Ozy Media is shutting down after reports about misconduct and lies at the company

Key Points
  • Ozy Media's board on Friday announced that the company is shutting down.
  • CEO Carlos Watson informed employees of the board's vote.
  • Watson had a reputation for being demanding and temperamental but also built a diverse newsroom employees respected.
Ozy Media shutting down
Ozy Media shutting down

Ozy Media CEO Carlos Watson informed employees Friday that the board had voted to shut down the company, according to a person familiar with the matter.

In a five minute phone call late in the afternoon, Watson informed Ozy's staff of the decision, said the person, who asked not to be named because the conversation was private. A dejected-sounding Watson did not take any questions, the person said.

The New York Times was first to publish news of Ozy's decision.

"At Ozy, we have been blessed with a remarkable team of dedicated staff," the company's board told the Times. "Many of them are world-class journalists and experienced professionals to whom we owe tremendous gratitude and who are wonderful colleagues. It is therefore with the heaviest of hearts that we must announce today that we are closing Ozy's doors."

A spokesperson for Ozy wasn't immediately available for comment. According to Axios, which also reported Ozy Media is shutting down, the company had 75 full-time employees.

Full-time staffers are now waiting to hear if they will receive any severance or extended benefits from the abrupt shutdown, the person said. Freelance writers will be paid final pay checks next week, another person said.

The Times first reported on Sunday that an Ozy executive later revealed to be COO Samir Rao, impersonated a YouTube executive on a conference call with Goldman Sachs, which was considering a $40 million investment in the company. The company had also allegedly vastly inflated its monthly unique visitors, a metric used by media companies to attract advertisers.

That report set off a tailspin at the company.

On Wednesday, former BBC anchor Katty Kay, and one of Ozy Media's executive producers, resigned from the company amid the fallout.

On Thursday, Marc Lasry resigned as the chair of Ozy Media after just three weeks on the job. Billionaire investor Lasry is the CEO of Avenue Capital Group and owner of NBA champions the Milwaukee Bucks.

"I believe that going forward Ozy requires experience in areas like crisis management and investigations, where I do not have particular expertise," Lasry said on Thursday. He added that he remains an investor in Ozy Media.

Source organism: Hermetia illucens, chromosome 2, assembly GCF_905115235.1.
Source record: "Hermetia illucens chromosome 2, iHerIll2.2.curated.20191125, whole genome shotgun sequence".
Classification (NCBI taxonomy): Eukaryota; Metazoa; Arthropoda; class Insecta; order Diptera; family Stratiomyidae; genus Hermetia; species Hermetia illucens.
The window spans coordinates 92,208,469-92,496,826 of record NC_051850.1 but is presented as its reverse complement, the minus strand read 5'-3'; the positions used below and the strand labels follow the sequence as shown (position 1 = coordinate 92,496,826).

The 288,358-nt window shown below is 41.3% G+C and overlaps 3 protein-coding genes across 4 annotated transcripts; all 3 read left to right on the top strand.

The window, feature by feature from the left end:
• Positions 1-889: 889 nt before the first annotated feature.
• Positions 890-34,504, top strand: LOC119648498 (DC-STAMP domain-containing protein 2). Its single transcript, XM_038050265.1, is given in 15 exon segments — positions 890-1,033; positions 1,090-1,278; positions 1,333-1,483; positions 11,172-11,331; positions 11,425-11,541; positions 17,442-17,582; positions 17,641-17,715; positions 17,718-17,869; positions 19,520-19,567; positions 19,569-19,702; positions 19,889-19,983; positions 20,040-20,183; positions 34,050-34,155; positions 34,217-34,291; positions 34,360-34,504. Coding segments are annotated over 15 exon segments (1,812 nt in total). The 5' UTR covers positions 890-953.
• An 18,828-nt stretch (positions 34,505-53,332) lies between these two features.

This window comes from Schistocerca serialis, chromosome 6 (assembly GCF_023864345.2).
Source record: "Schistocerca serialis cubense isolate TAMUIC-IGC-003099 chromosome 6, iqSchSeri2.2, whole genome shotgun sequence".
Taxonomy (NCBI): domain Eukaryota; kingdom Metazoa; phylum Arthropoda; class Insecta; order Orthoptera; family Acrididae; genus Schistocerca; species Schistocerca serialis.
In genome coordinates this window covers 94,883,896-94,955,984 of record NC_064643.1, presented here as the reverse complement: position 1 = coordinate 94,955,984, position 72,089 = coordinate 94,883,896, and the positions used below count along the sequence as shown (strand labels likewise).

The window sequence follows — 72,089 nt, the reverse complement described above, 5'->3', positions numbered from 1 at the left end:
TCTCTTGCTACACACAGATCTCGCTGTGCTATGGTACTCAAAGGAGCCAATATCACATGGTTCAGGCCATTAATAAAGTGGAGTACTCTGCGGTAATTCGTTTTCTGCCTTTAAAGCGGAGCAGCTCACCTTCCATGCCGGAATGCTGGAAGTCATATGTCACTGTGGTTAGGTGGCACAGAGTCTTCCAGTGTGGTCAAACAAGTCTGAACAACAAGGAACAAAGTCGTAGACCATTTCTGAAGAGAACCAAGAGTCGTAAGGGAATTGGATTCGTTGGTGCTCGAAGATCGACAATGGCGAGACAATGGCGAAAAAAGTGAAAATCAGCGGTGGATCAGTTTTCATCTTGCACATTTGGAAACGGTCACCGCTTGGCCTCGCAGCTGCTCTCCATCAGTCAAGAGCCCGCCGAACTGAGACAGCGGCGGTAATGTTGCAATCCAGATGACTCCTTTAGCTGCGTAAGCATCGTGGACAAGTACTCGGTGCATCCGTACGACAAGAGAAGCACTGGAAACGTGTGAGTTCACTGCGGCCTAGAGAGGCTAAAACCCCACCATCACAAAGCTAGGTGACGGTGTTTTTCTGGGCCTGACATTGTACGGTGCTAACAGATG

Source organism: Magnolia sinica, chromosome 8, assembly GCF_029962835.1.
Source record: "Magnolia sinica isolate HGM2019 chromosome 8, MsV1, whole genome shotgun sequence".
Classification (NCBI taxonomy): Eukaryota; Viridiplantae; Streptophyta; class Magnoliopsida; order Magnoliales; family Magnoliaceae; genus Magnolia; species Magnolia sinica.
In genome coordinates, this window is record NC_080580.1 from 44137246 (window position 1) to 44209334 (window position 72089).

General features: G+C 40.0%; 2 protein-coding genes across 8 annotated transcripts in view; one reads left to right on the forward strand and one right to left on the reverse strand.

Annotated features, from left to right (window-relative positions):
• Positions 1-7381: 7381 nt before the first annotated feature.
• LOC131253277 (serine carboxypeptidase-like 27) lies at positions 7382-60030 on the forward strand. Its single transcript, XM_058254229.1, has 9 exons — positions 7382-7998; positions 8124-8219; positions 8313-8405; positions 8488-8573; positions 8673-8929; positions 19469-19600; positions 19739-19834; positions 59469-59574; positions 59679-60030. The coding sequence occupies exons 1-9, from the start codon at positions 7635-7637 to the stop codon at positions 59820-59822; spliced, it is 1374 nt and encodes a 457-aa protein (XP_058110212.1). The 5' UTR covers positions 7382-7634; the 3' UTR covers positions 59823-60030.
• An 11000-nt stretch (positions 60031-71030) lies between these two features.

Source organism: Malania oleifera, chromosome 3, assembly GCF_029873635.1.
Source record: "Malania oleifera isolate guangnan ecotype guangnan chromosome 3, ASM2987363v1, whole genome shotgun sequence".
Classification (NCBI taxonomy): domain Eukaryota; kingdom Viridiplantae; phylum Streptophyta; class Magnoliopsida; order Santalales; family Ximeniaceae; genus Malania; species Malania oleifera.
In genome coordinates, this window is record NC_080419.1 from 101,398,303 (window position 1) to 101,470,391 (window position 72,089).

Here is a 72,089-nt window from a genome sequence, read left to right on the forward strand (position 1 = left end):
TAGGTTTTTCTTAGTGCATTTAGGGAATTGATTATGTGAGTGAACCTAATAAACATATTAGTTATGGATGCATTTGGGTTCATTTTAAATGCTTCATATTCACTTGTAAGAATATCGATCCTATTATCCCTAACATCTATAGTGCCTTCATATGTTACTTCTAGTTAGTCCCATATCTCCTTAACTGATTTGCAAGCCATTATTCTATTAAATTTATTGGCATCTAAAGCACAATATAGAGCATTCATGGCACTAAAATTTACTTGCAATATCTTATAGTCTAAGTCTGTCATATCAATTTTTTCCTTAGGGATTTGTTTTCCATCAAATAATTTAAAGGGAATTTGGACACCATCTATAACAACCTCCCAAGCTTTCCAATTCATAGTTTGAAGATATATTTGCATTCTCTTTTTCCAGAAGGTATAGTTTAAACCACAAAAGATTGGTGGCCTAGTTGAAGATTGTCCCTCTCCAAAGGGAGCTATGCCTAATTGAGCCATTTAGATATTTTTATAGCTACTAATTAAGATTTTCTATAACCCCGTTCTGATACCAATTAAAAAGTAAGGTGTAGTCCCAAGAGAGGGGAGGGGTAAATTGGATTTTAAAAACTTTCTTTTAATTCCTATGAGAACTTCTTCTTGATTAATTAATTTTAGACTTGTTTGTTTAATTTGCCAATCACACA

CNBC also reported on Thursday that Ozy Media founder Carlos Watson lied when he claimed Sharon and Ozzy Osbourne invested in his company. The Osbournes filed a trademark lawsuit in 2017 over the company's name Ozy Fest, which is the firm's annual concert and festival. Osbourne told CNBC Watson leveraged his connections with billionaire Ozy Media investor Laurene Powell Jobs to threaten lawsuits. "This guy is the biggest shyster I have ever seen in my life," Osbourne said.

Ozy also promised former producers that it was filming a show for A&E, according to a report from the Times on Thursday. But producers discovered that, too, was a lie, and that A&E never had plans to air interviews Ozy had filmed, according to The New York Times.

Previous employees at Ozy told CNBC Friday that Watson ran the company as a charismatic and temperamental leader. His demands on reporters — including writing four feature-length stories a week with "flavorful" prose — led several employees to quit from burnout. CNN spoke with other employees that mentioned similar stories of long work days and exhaustion.

Both Watson and Rao gained reputations for screaming at employees in the workplace, according to five ex-employees. One said working at Ozy felt like a Wall Street trading floor and thought the pair's time working at Goldman Sachs may have contributed to their demeanors.

Watson would frequently boast of Ozy's reach at internal meetings, said three people who were present for them, but reporters and editors saw little evidence of Ozy's popularity. Still, they stayed with the company because they believed in its mission: to report stories and trends that other media outlets hadn't yet discovered. Former Ozy employees also credited Watson with building a diverse workplace and allowing them to cover outside-the-box issues.

"I've never seen a workplace as diverse as Ozy's," one ex-employee said. "That was a huge reason to stay at the company."

But the demanding pace and Watson's temper caused many to leave -- often to Watson's chagrin. Several noted Watson attempted to keep them and even contacted them after they'd quit.

"There's a real guy in there, somewhere," one ex-employee said of Watson. "It's just tough to cut through the vanity."

Watson was the face of the company both literally and figuratively, the employees said. He would ask to be more prominently featured on the website, with links to his YouTube talk show, "The Carlos Watson Show," two of the people said. A YouTube advertisement for the show cites a quote from Deadline calling Watson "The Best Interviewer on TV." That line was actually said by Rao, the executive who impersonated the YouTube executive, in a 2020 Deadline article about "The Carlos Watson Show."

WATCH: NYT's Smith discusses Marc Lasry's resignation from Ozy

What to know about Marc Lasry's resignation from Ozy Media
What to know about Marc Lasry's resignation from Ozy Media